Largest Africa economies need bigger rebound to cut joblessness

BREAKING Nigeria exits recession with 0.55% GDP growth in Q2 NBS

The National Bureau of Statistics (NBS) on Tuesday released statistics on the performance of the Nigerian economy in the second the second quarter of the year showing that Nigeria is officially out of recession.

It said quarter on quarter, real GDP growth was 3.23 per cent.

The second quarter data shows year-on-year GDP growth was 1.1%, and for the six months growth has been 1.1%.

Since emerging from the 2009 recession, South African growth has fallen short of the government's 5% target that economists say is needed to curb unemployment.

The South African economy is out of recession as agriculture, finance and mining lift gross domestic product (GDP).

Indeed, Nigeria owes the improvement to a boost in its oil and agricultural productions as well as a burst in its foreign exchange reserves, which should sustain its economic growth.

An economy is said to be in recession after contracting for two consecutive quarters. This means that South Africa has broken out of a technical recession. It contributed 0.7 of a percentage point to overall GDP growth.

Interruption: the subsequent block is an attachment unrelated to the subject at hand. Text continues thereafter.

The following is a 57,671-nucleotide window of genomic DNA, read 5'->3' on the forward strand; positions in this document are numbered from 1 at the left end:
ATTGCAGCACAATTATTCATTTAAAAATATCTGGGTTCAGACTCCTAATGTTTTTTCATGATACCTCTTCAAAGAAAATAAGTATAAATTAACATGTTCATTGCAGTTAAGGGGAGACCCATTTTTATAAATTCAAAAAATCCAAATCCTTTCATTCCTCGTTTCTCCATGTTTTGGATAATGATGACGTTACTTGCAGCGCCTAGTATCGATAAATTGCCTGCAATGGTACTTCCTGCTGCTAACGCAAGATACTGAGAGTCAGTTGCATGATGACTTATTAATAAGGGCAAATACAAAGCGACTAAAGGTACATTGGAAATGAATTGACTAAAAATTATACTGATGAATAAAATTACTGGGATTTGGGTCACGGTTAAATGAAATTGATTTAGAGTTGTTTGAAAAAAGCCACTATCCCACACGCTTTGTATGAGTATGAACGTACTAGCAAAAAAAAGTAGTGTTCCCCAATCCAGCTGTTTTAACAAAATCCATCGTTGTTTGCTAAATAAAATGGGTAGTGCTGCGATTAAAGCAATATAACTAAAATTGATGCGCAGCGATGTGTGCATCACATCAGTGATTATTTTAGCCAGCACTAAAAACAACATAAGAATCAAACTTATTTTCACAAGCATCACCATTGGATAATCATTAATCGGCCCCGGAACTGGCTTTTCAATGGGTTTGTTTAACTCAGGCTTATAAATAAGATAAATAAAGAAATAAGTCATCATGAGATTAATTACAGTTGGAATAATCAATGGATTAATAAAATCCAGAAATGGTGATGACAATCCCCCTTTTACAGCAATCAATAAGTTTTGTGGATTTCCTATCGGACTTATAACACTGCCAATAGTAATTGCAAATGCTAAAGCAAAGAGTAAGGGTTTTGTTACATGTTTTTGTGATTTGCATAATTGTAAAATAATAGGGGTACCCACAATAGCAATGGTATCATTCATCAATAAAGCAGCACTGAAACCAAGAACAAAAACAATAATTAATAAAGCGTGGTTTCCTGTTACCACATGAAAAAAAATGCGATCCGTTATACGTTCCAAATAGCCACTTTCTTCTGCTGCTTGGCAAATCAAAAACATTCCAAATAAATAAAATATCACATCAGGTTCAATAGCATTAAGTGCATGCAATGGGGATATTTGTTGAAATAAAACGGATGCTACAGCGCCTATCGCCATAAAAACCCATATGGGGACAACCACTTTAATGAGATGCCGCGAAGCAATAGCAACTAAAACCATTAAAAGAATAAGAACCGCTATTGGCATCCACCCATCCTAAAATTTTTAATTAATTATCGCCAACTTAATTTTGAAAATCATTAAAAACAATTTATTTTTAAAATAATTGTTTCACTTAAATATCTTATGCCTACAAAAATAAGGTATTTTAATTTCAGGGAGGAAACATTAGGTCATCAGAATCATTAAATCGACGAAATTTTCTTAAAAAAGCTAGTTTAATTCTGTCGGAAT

He said: "For any economic recovery to be meaningful, it must positively impact on the lives of the people at the lower level".

Africa's largest economy shrank by 1.5 percent in 2016 for its first annual contraction in 25 years.

This growth was higher relative to growth recorded in Q2 2016 (3.01%).

The growth rate "is way below optimal", and insufficient to create more work for the 14.2% of Nigerians who want to work but can't find jobs, Financial Derivatives Co chief executive officer Bismarck Rewane said by phone from Lagos. Quarter-on-quarter, the oil sector grew by 7.52% in the Q2 2017.

Issoufou said he was in Nigeria to visit and to discuss some bilateral and regional issues with President Buhari, some of which included the fight against Boko Haram, the economic challenges in the Lake Chad Basin and other developmental concerns that directly affect the livelihood of the citizens of both countries.

Nigerian crude production slumped a year ago as militants attacked oil facilities, with an average output of 1.54 million barrels a day in the second quarter of 2016, according to OPEC figures.

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